Reds have been schooled up but I have heard of several guys finding them in different areas than they normally do this time of year.  Our new employee, Wes, caught 28 reds on the fly last Wednesday!!  Captain Robert Olsen did really well on the sheepshead in the past couple of days.  Didn’t see much size to them but seemed that the numbers were there.  We are now carrying the mesh bags to better wrap up the clams so you can fish for the sheeps a little easier.   SC Department of Natural Resources is asking (meaning this is not law) that you release any trout that you may catch for a few months.  Again, they are concerned with the trout population and any difference anglers can make would be appreciated.

The offshore trolling bite this time of year can be limited to your wahoo BUT that doesn’t mean it won’t be a good fishing trip!!  The last couple of weeks have produced several nice wahoo.  High Speed trolling has definitely been a go-to and its working!  Would highly encourage anglers to look at sea surface temps this time of year and look for that 68-74 degree water temperature to give you better odds on finding that HOO DADDY!!  Bottom fishing is on point in anywhere from 70 feet of water out to 135 feet.  Cigar minnows and squid will definitely work for the grouper and snapper.  Don’t hesitate to try the Shimano Flat Fall jigs for your slightly deeper water stuff and the new Shimano Colt Sniper jigs.  Those things work for everything!!!!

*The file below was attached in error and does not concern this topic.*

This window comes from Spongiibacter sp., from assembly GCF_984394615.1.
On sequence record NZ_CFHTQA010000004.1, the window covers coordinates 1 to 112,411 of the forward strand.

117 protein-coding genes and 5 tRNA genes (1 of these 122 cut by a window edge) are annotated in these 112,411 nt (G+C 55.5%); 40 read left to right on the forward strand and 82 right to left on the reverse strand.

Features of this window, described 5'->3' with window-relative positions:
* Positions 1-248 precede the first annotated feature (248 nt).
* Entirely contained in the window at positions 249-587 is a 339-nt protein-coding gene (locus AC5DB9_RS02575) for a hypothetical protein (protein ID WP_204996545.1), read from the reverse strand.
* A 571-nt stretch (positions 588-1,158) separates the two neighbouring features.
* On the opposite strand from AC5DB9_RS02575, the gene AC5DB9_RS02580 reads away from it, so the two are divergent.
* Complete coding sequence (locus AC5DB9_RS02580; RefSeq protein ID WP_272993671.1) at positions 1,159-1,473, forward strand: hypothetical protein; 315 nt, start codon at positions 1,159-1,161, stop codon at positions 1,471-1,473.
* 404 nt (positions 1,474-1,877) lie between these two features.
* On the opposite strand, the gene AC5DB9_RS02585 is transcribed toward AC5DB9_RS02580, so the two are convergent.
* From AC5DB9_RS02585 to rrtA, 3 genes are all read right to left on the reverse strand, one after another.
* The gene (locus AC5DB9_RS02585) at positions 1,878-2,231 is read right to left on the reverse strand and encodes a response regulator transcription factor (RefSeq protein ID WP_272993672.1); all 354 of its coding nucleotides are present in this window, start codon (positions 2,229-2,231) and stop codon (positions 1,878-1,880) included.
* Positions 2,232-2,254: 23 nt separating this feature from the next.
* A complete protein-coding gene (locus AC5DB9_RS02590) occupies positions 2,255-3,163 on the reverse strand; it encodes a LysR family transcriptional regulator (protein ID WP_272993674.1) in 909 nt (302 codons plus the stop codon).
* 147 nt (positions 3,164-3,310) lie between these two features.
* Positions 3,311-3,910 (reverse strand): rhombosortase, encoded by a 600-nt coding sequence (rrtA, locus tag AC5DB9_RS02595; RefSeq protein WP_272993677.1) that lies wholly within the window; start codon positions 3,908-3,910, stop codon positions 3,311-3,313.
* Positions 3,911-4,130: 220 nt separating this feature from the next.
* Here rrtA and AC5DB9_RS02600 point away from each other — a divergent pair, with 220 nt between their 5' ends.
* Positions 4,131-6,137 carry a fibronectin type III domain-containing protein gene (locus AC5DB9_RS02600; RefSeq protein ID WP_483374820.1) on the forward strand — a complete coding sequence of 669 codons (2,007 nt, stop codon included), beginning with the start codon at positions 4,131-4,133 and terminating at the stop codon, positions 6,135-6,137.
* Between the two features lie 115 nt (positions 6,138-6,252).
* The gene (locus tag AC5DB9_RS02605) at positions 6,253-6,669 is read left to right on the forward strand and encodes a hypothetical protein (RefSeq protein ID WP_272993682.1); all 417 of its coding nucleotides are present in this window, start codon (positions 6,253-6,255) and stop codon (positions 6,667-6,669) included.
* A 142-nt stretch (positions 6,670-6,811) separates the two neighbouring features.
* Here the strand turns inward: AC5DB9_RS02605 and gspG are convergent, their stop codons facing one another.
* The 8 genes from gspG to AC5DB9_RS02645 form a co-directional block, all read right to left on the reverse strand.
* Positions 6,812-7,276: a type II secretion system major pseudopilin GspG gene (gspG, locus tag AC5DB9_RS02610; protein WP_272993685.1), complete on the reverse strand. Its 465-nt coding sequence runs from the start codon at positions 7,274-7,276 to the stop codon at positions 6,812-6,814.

What’s going on at Haddrell’s!  You may have come in and seen the Mt Pleasant shop in a little bit of disarray and that’s because we are expanding.  We are extremely excited to be moving our fly fishing, hunting, and rod and reel repair into the shop next door.  What was the East Cooper Sporting Goods will now be Haddrell’s Point.  We will be able to better serve our customers with their fly fishing and fly tying needs as well as improve our hunting selection.   With this move next door means that we will also be able to expand our fishing selection in our current shop.  Lookout offshore anglers because we are going deep into the offshore game this spring!  As we continue to work we are in hopes of opening the new location in early March so be sure to stop in and see all the new rods, reels, lures, and more!

Capt Mike Able Jr – Manager
Haddrell’s Point Tackle & Supply